Cuisipro Stainless Dish Rack and Draining Tray with Cutlery Holder

Pros: Surprisingly versatile; large; cool-looking; folds up
Cons: Not quite so easy to fit large pots in; a little tough to snap utensil tray on and off; expensive
Rating: 4 out of 5

First published 1/17/2005
Review item courtesy of Cuisipro and Jardina Communications

My first thought when I saw the Cuisipro dish rack with drain tray was that it was probably very useful–for dinner dishes. You know, plates and bowls and things like that. It didn’t look terribly useful for people who cook a lot, which we do.

This serves as a great example of why it’s so important to use things before reviewing them, because sometimes first impressions can be very wrong.

I’m getting the sense that Cuisipro’s designers actually cook. Not only that, but they extensively play with their new toys, and take real time to try to think of truly new and valuable ways to improve on old devices. I’m repeatedly surprised by the ways in which they’ve taken what seem like straightforward items that have hit the limit of useful design, and improved on them in small yet significant ways.

First let me try to describe Cuisipro’s dish rack. Bear with me; it’s a little odd-looking so this may take a bit of doing. It’s extra-large, and does take up a bit of counter-space. The drain tray that goes beneath it is two-part: a top with drain holes in it that fits over a solid bottom; it has a pour spout that you position over the edge of your sink so draining water can go into the sink.

The top V of the rack holds most shapes of dinnerware quite well; some thicker types of plates or dishes with high edges won’t fit in the narrow slots however. Because it’s so large you can also rest other things up here; for example, I can easily fit the coffee pot and brew basket from the morning’s coffee alongside a handful of other things. If you use wine glasses a lot you’ll love one nifty feature: the ends of the metal prongs have a thick plastic coating, and they’re sized and shaped so you can slide wine glasses upside-down into them by their stems.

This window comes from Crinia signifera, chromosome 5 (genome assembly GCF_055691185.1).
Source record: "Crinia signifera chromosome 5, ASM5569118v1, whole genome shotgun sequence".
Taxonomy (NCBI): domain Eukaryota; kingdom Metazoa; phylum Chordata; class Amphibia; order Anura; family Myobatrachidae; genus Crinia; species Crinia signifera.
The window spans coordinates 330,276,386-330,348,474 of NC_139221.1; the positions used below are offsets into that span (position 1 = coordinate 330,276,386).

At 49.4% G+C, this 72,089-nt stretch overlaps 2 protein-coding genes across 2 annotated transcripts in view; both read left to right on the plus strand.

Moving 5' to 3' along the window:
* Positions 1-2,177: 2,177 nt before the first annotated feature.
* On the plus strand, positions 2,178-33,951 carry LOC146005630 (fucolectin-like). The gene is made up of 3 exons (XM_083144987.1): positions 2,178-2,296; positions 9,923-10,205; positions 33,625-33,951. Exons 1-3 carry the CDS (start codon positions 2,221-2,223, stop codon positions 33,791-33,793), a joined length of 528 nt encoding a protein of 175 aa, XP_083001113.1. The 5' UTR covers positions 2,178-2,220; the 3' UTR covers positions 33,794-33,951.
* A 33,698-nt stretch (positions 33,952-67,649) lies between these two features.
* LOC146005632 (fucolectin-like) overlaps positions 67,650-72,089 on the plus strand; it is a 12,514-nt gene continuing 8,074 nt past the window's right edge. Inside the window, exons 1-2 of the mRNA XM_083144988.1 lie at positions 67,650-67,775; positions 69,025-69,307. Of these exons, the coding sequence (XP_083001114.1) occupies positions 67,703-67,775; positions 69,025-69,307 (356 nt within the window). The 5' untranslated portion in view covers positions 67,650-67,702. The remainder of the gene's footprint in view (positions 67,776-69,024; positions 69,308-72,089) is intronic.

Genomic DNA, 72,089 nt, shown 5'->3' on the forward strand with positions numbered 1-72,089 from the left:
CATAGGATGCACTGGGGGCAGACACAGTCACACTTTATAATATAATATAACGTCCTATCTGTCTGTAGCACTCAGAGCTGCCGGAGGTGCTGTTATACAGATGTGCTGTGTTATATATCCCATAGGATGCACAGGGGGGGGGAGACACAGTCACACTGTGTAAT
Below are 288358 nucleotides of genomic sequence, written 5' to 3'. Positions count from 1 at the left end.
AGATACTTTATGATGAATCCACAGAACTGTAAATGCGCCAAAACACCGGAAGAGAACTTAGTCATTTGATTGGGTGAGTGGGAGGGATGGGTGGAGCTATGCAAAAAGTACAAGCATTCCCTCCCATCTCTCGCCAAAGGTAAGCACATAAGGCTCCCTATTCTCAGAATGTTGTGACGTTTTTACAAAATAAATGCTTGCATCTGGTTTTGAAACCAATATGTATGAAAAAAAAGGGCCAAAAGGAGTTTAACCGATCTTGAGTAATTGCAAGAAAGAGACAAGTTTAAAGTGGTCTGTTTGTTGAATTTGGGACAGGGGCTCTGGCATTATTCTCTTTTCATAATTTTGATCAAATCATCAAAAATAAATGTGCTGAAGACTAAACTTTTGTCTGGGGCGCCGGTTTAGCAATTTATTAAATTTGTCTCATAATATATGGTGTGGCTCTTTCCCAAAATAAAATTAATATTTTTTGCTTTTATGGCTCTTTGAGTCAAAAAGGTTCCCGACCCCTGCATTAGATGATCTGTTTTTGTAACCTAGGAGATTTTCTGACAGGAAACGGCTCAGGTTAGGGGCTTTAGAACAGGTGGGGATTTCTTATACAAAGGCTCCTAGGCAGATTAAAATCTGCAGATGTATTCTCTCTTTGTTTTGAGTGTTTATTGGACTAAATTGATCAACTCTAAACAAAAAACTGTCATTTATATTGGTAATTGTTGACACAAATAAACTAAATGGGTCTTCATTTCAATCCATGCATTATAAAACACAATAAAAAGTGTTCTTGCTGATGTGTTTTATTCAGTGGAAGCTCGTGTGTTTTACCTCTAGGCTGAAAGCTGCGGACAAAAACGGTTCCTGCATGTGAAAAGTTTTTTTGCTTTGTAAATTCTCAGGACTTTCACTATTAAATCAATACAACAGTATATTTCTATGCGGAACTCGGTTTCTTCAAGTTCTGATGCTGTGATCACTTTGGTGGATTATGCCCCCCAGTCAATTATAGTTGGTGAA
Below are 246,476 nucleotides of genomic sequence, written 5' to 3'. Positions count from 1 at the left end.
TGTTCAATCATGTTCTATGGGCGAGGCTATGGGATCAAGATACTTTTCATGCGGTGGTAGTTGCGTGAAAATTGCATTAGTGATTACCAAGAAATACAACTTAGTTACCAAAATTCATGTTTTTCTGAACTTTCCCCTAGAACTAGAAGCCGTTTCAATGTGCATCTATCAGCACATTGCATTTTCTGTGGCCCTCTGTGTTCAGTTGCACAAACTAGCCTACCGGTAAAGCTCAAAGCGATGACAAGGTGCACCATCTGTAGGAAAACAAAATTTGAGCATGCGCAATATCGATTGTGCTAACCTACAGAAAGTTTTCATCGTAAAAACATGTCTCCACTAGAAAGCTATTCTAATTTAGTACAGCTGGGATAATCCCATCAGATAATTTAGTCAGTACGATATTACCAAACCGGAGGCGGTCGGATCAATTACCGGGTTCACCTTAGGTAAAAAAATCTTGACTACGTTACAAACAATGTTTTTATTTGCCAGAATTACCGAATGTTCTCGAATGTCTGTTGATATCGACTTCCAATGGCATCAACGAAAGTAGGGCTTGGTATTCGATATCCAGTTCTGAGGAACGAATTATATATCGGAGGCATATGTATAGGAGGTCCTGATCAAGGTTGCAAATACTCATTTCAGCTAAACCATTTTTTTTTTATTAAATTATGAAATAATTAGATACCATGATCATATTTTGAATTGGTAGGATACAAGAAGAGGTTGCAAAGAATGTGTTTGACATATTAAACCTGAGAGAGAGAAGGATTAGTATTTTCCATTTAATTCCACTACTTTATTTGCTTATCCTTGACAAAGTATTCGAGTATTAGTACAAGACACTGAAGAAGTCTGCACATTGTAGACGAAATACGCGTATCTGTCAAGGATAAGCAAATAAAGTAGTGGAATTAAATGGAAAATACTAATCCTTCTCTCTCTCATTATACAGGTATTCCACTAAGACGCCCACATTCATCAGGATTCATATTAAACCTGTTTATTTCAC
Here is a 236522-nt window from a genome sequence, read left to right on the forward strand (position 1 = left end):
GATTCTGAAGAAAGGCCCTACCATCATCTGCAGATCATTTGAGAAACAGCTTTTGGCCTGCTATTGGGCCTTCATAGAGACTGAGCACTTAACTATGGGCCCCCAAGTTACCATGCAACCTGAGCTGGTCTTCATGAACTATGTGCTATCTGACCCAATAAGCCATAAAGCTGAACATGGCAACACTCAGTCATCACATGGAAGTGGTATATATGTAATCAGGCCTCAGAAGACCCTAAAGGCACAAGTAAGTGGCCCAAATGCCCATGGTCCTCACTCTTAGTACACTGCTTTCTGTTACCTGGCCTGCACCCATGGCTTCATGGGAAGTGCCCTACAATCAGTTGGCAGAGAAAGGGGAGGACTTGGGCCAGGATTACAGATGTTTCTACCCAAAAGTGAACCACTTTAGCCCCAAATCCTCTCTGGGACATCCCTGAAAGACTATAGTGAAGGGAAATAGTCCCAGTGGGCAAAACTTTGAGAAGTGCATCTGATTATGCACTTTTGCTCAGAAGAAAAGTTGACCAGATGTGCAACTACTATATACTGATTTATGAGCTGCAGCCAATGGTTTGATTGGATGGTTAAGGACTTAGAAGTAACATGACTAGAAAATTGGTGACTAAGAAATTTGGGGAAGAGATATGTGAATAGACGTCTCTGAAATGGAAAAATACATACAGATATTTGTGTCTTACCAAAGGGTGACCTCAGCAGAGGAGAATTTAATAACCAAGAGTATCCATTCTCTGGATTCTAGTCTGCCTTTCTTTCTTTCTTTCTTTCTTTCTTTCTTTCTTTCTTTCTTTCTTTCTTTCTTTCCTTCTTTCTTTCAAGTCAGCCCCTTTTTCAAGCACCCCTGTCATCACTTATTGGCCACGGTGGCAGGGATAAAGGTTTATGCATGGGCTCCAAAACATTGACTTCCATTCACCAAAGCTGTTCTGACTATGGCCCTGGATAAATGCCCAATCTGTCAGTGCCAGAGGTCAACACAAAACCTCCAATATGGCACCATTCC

There’s also a lower rack that serves as one lower leg of the “X” shape. It curves lightly so you can rest things on it, or fit small plates between the metal bars. It also folds upward, so you can fit things under it if need be.

Drain pan: First note: because the drain tray has a pour spout that water flows through rather than sheeting down the entire thing, water is less likely to end up all over your counter. Yay!

Secondly, the drain tray itself serves as part of the drying rack. One side of the “X” of the drying rack leaves room underneath it for dishes. You can easily fit mugs, cups, measuring cups, and even small pots flat on the drain tray here.

Utensil cup: You can fit a surprising number of utensils in the three-chambered cup. The plastic surround is translucent, so you can see any small items you may have left in there to dry.

Materials: The dish rack, tray and cup are made of stainless steel and hard plastic. They’re durable, attractive and easy to clean. The drain try cleans up quite well with just a sponge, a sprinkling of baking soda, and some water.

One down-side to this product is that because you don’t have the large, flat area of the normal dish rack, it’s harder to deal with large pots. However, you can fold up the dish rack (or simply move it) and place pots right on the drain tray, which is designed to act as a secondary drying rack. Also, you can’t really fit much in the way of pots in a normal dish rack either, and drying a pot or two by hand isn’t that big a deal.

The other thing is that I found it difficult to attach the utensil tray. One side has to be snapped over the edge of the dish rack, and with my tendonitis that proved too tough. My husband had no trouble with it, but I’m not going to be mucking with it without him around.

We’ve gone from thinking, “nice for people who don’t cook, but probably not for us,” to “okay, throw out the old dish rack. We’re sticking with this one.”

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